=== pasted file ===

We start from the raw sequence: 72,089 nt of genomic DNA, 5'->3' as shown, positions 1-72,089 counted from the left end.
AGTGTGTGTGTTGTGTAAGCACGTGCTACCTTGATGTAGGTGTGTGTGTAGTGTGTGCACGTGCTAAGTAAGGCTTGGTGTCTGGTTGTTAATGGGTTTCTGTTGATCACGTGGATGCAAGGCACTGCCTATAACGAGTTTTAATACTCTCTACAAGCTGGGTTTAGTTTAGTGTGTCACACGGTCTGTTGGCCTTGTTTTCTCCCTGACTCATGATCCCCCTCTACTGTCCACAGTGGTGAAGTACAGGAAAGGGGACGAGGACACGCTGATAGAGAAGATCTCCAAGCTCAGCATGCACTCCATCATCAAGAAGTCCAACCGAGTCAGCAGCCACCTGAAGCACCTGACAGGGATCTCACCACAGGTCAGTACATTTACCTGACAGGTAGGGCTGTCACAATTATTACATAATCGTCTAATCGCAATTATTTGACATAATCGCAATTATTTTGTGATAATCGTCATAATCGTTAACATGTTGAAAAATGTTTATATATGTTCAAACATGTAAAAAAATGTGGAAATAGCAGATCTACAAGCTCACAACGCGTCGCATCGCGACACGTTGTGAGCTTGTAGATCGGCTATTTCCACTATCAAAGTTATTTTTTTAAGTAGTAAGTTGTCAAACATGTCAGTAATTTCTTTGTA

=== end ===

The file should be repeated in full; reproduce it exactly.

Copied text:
We start from the raw sequence: 72,089 nt of genomic DNA, 5'->3' as shown, positions 1-72,089 counted from the left end.
AGTGTGTGTGTTGTGTAAGCACGTGCTACCTTGATGTAGGTGTGTGTGTAGTGTGTGCACGTGCTAAGTAAGGCTTGGTGTCTGGTTGTTAATGGGTTTCTGTTGATCACGTGGATGCAAGGCACTGCCTATAACGAGTTTTAATACTCTCTACAAGCTGGGTTTAGTTTAGTGTGTCACACGGTCTGTTGGCCTTGTTTTCTCCCTGACTCATGATCCCCCTCTACTGTCCACAGTGGTGAAGTACAGGAAAGGGGACGAGGACACGCTGATAGAGAAGATCTCCAAGCTCAGCATGCACTCCATCATCAAGAAGTCCAACCGAGTCAGCAGCCACCTGAAGCACCTGACAGGGATCTCACCACAGGTCAGTACATTTACCTGACAGGTAGGGCTGTCACAATTATTACATAATCGTCTAATCGCAATTATTTGACATAATCGCAATTATTTTGTGATAATCGTCATAATCGTTAACATGTTGAAAAATGTTTATATATGTTCAAACATGTAAAAAAATGTGGAAATAGCAGATCTACAAGCTCACAACGCGTCGCATCGCGACACGTTGTGAGCTTGTAGATCGGCTATTTCCACTATCAAAGTTATTTTTTTAAGTAGTAAGTTGTCAAACATGTCAGTAATTTCTTTGTA